But the agency's original design for a study, monitoring pregnancies in progress, had to be abandoned when BellSouth and AT&T, the companies involved, announced plans to have long-distance operators switch to VDTs this year. The current proposal, recently revised and resubmitted to OMB, is for a retrospective study, in which long-distance operators would be questioned about pregnancies that occurred before they switched to VDTs.

"Clearly, if we don't move relatively quickly we could lose this group," said Dr. James Melius, who last year became director of the NIOSH division handling the study.

NIOSH proposed to administer questionnaires to about 1,500 telephone operators who used VDTs and 1,500 who did not. The plan was reviewed by scientists inside and outside the agency, Landrigan said. In December 1984, it was presented to the companies and unions involved.

"The companies came out and said they didn't really like it. They said they didn't see why it had to be done in their establishment and not some place else," Landrigan said.

Company representatives had pressed for a multi-industry study so that any adverse findings would not reflect badly on the telecommunications industry, according to David Le Grande, director of occupational safety and health for the Communications Workers of America. Le Grande said AT&T was willing to proceed, but BellSouth continued to oppose the project. "BellSouth has done everything they can to prevent the study from being done," he said.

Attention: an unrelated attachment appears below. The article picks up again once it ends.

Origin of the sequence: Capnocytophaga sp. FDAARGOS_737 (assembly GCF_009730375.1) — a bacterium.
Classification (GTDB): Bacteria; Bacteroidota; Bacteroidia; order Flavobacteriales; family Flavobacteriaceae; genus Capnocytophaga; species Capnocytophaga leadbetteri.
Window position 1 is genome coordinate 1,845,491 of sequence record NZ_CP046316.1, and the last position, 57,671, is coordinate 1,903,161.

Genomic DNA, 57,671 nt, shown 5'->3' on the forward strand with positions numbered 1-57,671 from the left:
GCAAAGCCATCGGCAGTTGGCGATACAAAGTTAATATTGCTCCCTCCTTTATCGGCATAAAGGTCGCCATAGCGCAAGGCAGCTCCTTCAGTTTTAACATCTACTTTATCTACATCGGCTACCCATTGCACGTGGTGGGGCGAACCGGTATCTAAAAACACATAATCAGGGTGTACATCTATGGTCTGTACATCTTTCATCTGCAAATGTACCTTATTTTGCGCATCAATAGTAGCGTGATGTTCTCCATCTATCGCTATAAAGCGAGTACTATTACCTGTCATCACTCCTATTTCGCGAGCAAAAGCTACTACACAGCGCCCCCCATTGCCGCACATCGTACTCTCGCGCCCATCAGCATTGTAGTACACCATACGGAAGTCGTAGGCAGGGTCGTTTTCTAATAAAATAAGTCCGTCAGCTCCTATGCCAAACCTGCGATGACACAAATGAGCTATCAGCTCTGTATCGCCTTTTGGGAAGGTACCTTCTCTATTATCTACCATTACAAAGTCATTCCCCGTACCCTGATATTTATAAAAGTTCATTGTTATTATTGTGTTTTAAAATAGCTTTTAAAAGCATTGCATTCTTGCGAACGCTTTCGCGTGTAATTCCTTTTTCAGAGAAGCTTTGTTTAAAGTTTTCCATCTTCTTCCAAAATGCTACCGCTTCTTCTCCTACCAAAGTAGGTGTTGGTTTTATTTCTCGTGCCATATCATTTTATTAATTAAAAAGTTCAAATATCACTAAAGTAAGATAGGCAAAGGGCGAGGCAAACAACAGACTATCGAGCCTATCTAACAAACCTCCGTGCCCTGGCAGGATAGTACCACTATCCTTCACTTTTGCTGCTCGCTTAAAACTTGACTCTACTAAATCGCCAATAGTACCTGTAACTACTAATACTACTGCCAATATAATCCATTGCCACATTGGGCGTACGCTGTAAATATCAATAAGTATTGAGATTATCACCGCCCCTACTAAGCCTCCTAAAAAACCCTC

Last fall, when NIOSH released its research proposal, BellSouth hired epidemiologists, Brian MacMahon of the Harvard School of Public Health and Sally Zierler of Brown University, to review it. In November, after NIOSH submitted the proposal to OMB, the company forwarded MacMahon and Zierler's report to OMB and NIOSH.

The report's language was scathing. "It is in our view inconceivable that the study would yield results that are definitive, unequivocal or credible and, even with the modifications that we will propose, such results cannot be assured . . . ," MacMahon and Zierler wrote.

Among their criticisms were that the number of women included was too small, that definitions of VDT exposure and complications of pregnancy were vague and that responses would be biased by awareness of health concerns about VDTs.